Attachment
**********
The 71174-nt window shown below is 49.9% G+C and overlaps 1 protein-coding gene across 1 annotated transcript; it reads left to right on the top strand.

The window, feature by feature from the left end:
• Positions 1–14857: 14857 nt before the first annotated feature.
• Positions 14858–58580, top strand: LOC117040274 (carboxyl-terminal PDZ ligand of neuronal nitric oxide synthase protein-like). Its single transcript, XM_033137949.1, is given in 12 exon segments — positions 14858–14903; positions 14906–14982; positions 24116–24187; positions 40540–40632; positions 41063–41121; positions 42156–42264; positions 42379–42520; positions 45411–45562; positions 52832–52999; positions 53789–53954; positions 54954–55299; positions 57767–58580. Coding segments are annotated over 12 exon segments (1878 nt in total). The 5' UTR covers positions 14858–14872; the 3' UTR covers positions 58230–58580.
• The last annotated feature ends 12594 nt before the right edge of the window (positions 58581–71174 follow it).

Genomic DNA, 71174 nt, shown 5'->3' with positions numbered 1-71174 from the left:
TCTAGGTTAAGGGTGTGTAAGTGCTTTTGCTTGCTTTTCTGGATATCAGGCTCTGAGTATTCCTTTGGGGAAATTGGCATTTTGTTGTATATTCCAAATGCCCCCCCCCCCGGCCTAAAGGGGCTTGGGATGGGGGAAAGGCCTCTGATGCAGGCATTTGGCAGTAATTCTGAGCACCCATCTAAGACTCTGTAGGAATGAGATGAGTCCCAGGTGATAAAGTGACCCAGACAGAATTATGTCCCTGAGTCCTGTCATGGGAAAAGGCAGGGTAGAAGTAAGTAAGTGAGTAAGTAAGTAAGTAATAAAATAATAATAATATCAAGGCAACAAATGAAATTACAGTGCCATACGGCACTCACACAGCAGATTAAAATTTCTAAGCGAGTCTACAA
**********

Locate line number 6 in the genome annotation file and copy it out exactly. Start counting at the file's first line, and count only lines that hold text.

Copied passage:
Genomic DNA, 71174 nt, shown 5'->3' with positions numbered 1-71174 from the left: